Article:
Does the Carr Government really know what’s best for the Pilliga State Forest?
NSW Nationals Leader, Andrew Stoner, says, “The Greens don’t understand the nature of the Pilliga, and have the hide to say to country people they don’t know what they’re talking about, using dodgy science to try and intimidate local people who have land or have been on the land for generations.”
Member for Barwon, Ian Slack-Smith, has repeatedly called upon the Government to end the three-year suspense for many constituents.
Many livelihoods hang in the balance until the Government makes a decision regarding the Pilliga.
A spokesperson for Deputy Prime Minister and Member for Gwydir, John Anderson, said Mr Anderson is “extremely concerned about forestry workers who work in the Pilliga and the way they’ve been treated by the Carr Government. It’s appalling – that Government has no concern about the livelihoods of people in the area. Mr Anderson can’t see the economic, social or environmental rationale behind this decision, which has made for the sake of a few green votes.”
Many believe this was an attempt to buy Green votes during last year’s election. Spokespeople for the Ministers for the Environment, Bob Debus, and Natural Resources, Craig Knowles, deny this was politically motivated.
Conservationists claim tourism would replace the timber industry. However, a study completed by two Pilliga Land Users Group [PLUG] members, Ted Hayman and Jane Harding, says the region needs 200,000 visitors per year to compensate for timber industry losses.
Current figures clearly fall short of this target. Mt Kaputar National Park receives approximately 40,000 and the Warrumbungles 50,000 visitors per year. The Pilliga itself receives roughly 10,000 per year.
Bev Smiles from the Western Conservation Alliance claims “Western NSW is going down the path to major extinction”. She alleges private property owners clear timber for agriculture, and both the timber industry and State Forests aren’t looking after the Pilliga.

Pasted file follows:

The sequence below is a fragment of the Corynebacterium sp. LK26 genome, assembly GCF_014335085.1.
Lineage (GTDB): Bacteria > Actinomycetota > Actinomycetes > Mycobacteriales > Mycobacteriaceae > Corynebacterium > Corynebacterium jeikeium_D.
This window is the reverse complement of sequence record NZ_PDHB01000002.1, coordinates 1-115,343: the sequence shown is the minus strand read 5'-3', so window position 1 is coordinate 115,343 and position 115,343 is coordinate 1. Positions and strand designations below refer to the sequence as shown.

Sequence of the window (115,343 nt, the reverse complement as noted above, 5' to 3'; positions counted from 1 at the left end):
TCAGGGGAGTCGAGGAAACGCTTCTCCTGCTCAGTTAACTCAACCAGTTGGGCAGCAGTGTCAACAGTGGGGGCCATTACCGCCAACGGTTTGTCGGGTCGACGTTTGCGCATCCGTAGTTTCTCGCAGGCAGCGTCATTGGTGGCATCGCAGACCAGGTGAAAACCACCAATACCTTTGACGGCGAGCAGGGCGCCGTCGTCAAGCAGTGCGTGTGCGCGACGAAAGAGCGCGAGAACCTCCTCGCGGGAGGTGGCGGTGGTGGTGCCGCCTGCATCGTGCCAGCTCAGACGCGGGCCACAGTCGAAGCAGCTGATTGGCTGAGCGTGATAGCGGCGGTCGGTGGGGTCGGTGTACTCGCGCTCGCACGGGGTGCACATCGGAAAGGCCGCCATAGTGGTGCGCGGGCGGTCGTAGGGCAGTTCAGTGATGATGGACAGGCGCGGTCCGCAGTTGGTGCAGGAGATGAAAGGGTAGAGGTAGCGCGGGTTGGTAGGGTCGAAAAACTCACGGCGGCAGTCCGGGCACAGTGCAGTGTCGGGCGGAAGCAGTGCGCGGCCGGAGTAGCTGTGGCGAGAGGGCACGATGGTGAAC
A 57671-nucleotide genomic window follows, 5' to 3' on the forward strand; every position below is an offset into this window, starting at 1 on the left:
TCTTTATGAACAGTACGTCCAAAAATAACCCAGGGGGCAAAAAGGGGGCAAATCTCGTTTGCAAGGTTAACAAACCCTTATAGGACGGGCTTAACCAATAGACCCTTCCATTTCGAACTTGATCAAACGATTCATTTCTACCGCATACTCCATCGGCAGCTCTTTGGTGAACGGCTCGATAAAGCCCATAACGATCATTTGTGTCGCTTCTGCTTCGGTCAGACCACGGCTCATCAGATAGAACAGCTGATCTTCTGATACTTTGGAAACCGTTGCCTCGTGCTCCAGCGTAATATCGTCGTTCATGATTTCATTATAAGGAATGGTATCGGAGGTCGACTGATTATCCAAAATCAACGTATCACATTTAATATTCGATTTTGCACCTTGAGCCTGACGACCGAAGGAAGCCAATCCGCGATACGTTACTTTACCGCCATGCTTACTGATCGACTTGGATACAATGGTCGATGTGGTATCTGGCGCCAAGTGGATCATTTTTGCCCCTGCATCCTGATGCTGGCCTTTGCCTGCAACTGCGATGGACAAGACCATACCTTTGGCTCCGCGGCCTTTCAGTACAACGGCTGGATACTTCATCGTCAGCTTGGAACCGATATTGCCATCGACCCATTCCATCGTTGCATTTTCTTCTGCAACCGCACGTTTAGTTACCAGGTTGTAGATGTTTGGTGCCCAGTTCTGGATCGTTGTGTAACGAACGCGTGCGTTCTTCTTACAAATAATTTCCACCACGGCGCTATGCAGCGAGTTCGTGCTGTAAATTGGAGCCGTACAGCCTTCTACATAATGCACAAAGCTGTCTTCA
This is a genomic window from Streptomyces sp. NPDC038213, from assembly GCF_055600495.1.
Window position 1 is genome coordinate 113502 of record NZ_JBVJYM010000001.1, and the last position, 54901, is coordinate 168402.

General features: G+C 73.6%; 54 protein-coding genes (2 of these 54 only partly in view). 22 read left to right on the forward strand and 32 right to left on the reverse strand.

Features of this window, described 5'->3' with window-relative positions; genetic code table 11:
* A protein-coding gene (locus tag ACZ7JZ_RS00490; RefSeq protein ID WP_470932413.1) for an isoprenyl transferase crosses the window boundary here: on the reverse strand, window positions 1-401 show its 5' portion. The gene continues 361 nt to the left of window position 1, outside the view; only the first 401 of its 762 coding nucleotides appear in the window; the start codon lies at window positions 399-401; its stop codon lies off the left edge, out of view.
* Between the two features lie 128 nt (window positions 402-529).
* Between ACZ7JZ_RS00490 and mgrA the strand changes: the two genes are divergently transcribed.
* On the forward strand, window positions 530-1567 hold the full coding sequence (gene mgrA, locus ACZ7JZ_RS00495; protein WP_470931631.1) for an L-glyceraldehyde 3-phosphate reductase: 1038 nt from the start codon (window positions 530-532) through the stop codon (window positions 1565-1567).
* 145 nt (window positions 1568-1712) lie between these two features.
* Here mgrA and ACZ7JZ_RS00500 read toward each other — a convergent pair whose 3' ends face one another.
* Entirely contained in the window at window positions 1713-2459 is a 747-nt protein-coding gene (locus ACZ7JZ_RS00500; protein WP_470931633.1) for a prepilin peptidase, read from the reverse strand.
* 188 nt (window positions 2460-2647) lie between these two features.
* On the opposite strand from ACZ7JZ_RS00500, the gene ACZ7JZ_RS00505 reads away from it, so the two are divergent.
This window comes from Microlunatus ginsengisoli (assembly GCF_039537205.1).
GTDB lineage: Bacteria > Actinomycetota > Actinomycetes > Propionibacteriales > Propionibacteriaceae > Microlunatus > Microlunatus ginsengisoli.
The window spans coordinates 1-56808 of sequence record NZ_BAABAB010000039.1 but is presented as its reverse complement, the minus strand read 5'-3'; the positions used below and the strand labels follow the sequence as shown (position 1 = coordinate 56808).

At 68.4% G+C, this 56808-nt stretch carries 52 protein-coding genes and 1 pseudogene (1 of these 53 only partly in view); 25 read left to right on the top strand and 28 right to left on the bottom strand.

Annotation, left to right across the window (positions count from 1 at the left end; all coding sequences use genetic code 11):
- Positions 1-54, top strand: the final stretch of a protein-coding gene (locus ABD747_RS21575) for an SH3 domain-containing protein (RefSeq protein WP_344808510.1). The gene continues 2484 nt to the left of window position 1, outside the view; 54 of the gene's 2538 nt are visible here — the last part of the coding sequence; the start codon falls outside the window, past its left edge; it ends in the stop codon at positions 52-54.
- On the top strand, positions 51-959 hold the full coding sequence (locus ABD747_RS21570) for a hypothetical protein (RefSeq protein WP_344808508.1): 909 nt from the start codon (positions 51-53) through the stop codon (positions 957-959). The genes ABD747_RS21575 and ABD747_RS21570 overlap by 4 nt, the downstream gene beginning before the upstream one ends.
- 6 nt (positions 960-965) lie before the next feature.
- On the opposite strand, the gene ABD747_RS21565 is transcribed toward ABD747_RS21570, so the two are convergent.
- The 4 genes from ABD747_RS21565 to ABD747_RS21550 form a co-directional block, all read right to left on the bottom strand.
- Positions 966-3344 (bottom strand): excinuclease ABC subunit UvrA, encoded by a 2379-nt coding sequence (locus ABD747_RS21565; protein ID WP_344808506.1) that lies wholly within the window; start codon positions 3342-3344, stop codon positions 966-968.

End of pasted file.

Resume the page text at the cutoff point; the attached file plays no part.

Mr Slack-Smith disagrees, “The Brigalow Belt South Bioregion, which takes in the Pilliga State Forest, is a wealth of activity, conservation and communities. Hundreds of families rely on the Pilliga, and the Brigalow Belt for their livelihoods and the Pilliga relies on them for its own health and maintenance.”
“The timber industries in the Pilliga have an environmentally conscious approach to preserving the state of this forest and can show records of how the health of the surrounding lands have improved in the last 30-40 years.”
Last year, green activists cost one local contractor up to $2,500 per day. Mr Slack-Smith says their actions showed their ignorance of the Pilliga, the timber industry and local communities.
The timber industry has existed for more than 150 years. Change of ownership poses the biggest threat, as the Government wants to lock up large areas of forest.
The white cypress pine from the Pilliga consists of 80% of NSW’s timber exports, as it is in demand as one of the world’s finest construction timbers.
Mr Slack-Smith is concerned about the closure of sawmills in the area, especially Gwabegar, Gulargambone, Baradine and Mendooran. This will affect towns such as Narrabri, Gunnedah and Coonabarabran.